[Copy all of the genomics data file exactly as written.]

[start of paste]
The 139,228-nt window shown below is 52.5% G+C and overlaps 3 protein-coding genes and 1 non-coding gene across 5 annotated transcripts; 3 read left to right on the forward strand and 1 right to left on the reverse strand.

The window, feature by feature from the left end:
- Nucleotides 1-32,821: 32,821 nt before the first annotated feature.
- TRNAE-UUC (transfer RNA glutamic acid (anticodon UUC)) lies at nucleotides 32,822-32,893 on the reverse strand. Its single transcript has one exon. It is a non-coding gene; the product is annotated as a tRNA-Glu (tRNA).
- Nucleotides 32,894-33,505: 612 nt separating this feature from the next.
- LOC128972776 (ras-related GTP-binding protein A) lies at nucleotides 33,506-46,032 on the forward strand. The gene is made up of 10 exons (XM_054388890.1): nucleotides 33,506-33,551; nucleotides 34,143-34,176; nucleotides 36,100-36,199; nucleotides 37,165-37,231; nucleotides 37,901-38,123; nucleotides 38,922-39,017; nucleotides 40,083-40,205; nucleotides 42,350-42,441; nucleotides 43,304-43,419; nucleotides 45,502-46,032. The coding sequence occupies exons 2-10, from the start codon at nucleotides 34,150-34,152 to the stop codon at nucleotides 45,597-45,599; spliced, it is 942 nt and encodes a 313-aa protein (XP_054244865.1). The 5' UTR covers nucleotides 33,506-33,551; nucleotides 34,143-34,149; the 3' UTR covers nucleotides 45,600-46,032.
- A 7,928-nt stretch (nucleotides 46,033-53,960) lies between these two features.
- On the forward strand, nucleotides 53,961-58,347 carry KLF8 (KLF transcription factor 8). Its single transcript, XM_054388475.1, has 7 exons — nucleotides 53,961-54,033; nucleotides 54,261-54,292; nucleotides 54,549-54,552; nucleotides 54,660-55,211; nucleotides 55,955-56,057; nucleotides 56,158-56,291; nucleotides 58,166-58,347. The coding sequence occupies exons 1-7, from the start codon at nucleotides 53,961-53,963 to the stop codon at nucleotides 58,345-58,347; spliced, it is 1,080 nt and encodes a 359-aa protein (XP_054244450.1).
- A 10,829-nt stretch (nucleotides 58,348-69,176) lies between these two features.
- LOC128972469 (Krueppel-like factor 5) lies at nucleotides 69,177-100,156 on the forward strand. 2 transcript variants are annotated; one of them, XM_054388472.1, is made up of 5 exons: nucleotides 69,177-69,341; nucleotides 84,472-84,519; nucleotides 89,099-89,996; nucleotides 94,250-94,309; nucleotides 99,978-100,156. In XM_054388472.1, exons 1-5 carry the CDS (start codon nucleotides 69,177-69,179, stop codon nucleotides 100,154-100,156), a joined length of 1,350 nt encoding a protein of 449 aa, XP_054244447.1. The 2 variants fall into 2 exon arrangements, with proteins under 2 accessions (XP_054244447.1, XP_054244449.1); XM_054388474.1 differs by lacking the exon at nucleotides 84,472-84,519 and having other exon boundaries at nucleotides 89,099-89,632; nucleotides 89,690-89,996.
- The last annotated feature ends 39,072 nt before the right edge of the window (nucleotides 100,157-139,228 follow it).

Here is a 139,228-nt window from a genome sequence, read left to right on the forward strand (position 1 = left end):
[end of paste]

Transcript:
The 139,228-nt window shown below is 52.5% G+C and overlaps 3 protein-coding genes and 1 non-coding gene across 5 annotated transcripts; 3 read left to right on the forward strand and 1 right to left on the reverse strand.

The window, feature by feature from the left end:
- Nucleotides 1-32,821: 32,821 nt before the first annotated feature.
- TRNAE-UUC (transfer RNA glutamic acid (anticodon UUC)) lies at nucleotides 32,822-32,893 on the reverse strand. Its single transcript has one exon. It is a non-coding gene; the product is annotated as a tRNA-Glu (tRNA).
- Nucleotides 32,894-33,505: 612 nt separating this feature from the next.
- LOC128972776 (ras-related GTP-binding protein A) lies at nucleotides 33,506-46,032 on the forward strand. The gene is made up of 10 exons (XM_054388890.1): nucleotides 33,506-33,551; nucleotides 34,143-34,176; nucleotides 36,100-36,199; nucleotides 37,165-37,231; nucleotides 37,901-38,123; nucleotides 38,922-39,017; nucleotides 40,083-40,205; nucleotides 42,350-42,441; nucleotides 43,304-43,419; nucleotides 45,502-46,032. The coding sequence occupies exons 2-10, from the start codon at nucleotides 34,150-34,152 to the stop codon at nucleotides 45,597-45,599; spliced, it is 942 nt and encodes a 313-aa protein (XP_054244865.1). The 5' UTR covers nucleotides 33,506-33,551; nucleotides 34,143-34,149; the 3' UTR covers nucleotides 45,600-46,032.
- A 7,928-nt stretch (nucleotides 46,033-53,960) lies between these two features.
- On the forward strand, nucleotides 53,961-58,347 carry KLF8 (KLF transcription factor 8). Its single transcript, XM_054388475.1, has 7 exons — nucleotides 53,961-54,033; nucleotides 54,261-54,292; nucleotides 54,549-54,552; nucleotides 54,660-55,211; nucleotides 55,955-56,057; nucleotides 56,158-56,291; nucleotides 58,166-58,347. The coding sequence occupies exons 1-7, from the start codon at nucleotides 53,961-53,963 to the stop codon at nucleotides 58,345-58,347; spliced, it is 1,080 nt and encodes a 359-aa protein (XP_054244450.1).
- A 10,829-nt stretch (nucleotides 58,348-69,176) lies between these two features.
- LOC128972469 (Krueppel-like factor 5) lies at nucleotides 69,177-100,156 on the forward strand. 2 transcript variants are annotated; one of them, XM_054388472.1, is made up of 5 exons: nucleotides 69,177-69,341; nucleotides 84,472-84,519; nucleotides 89,099-89,996; nucleotides 94,250-94,309; nucleotides 99,978-100,156. In XM_054388472.1, exons 1-5 carry the CDS (start codon nucleotides 69,177-69,179, stop codon nucleotides 100,154-100,156), a joined length of 1,350 nt encoding a protein of 449 aa, XP_054244447.1. The 2 variants fall into 2 exon arrangements, with proteins under 2 accessions (XP_054244447.1, XP_054244449.1); XM_054388474.1 differs by lacking the exon at nucleotides 84,472-84,519 and having other exon boundaries at nucleotides 89,099-89,632; nucleotides 89,690-89,996.
- The last annotated feature ends 39,072 nt before the right edge of the window (nucleotides 100,157-139,228 follow it).

Here is a 139,228-nt window from a genome sequence, read left to right on the forward strand (position 1 = left end):